Phyllis Webb was born on April 8, 1927 in Victoria, BC. She was educated at the University of British Columbia and McGill University. The first major publication of her poetry was in Trio, which also included poetry by Eli Mandel and Gael Turnbull. For many years she worked as a writer and broadcaster for the CBC, where she created the radio program Ideas in 1965 and was its executive producer from 1967 to 1969. Webb served as writer-in-residence at the University of Alberta from 1980 to 1981 and taught at the University of British Columbia, the University of Victoria, and the Banff Centre. She died on Salt Spring Island in November, 2021.
Her 1980 work Wilson’s Bowl was hailed by Northrop Frye as “a landmark in Canadian poetry.” When the book was passed over for a Governor General’s Award nomination, a group of fellow poets—led by Margaret Atwood, Michael Ondaatje, bpNichol, and P.K. Page—collected $2,300 and sent it to Webb, stating that “this gesture is a response to your whole body of work as well as to your presence as a touchstone of true good writing in Canada, which we all know is beyond awards and prizes” (John F. Hulcoop).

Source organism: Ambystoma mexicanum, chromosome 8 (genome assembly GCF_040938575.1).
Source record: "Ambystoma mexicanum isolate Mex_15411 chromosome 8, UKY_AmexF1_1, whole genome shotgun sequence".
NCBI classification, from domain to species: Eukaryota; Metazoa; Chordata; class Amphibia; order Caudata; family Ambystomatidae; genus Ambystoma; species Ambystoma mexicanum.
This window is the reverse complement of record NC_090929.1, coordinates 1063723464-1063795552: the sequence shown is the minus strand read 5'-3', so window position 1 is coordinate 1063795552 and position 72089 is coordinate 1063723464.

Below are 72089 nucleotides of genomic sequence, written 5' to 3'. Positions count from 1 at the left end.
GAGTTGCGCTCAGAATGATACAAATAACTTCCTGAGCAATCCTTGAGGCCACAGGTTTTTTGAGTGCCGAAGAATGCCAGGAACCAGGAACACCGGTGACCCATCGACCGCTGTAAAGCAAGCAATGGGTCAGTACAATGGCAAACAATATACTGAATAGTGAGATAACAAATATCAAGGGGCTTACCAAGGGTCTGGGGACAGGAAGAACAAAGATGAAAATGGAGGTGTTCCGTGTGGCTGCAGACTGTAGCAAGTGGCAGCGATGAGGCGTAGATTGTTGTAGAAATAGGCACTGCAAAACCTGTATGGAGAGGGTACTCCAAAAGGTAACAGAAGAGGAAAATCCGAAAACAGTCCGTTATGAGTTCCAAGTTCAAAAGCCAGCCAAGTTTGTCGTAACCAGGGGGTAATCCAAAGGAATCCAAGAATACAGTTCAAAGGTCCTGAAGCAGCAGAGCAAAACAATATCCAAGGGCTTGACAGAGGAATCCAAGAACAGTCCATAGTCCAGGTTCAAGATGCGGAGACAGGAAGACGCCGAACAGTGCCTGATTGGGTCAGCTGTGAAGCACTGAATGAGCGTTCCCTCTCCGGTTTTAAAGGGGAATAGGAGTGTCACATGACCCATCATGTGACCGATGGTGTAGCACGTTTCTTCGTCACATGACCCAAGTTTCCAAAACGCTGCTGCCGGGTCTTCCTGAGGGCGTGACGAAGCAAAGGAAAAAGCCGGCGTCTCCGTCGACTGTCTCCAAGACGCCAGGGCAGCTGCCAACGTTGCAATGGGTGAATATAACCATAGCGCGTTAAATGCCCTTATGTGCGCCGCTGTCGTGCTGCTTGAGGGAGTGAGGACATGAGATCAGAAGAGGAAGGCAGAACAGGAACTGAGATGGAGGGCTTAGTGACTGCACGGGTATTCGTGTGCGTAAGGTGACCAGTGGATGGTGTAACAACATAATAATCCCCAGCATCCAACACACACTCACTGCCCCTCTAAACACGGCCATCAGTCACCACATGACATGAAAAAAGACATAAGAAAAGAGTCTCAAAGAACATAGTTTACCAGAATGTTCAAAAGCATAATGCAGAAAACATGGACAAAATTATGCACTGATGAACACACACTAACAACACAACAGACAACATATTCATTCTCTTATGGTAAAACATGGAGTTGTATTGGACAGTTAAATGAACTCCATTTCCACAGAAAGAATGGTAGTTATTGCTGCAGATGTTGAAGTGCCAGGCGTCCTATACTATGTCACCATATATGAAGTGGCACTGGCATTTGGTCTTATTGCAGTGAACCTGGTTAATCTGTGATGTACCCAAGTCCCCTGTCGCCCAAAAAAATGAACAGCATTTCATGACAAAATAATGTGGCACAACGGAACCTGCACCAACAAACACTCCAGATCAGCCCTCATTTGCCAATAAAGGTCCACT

As Stephen Scobie once wrote, the work of Phyllis Webb “has always been distinguished by the profundity of her insights, the depth of her emotional feeling, the delicacy and accuracy of her rhythms, the beauty and mysterious resonance of her images – and by her luminous intelligence.”
Phyllis Webb received the BC Gas Lifetime Achievement Award in 1999, the Order of Canada in 1992, and the 1982 Governor General’s Award for Selected Poems: The Vision Tree.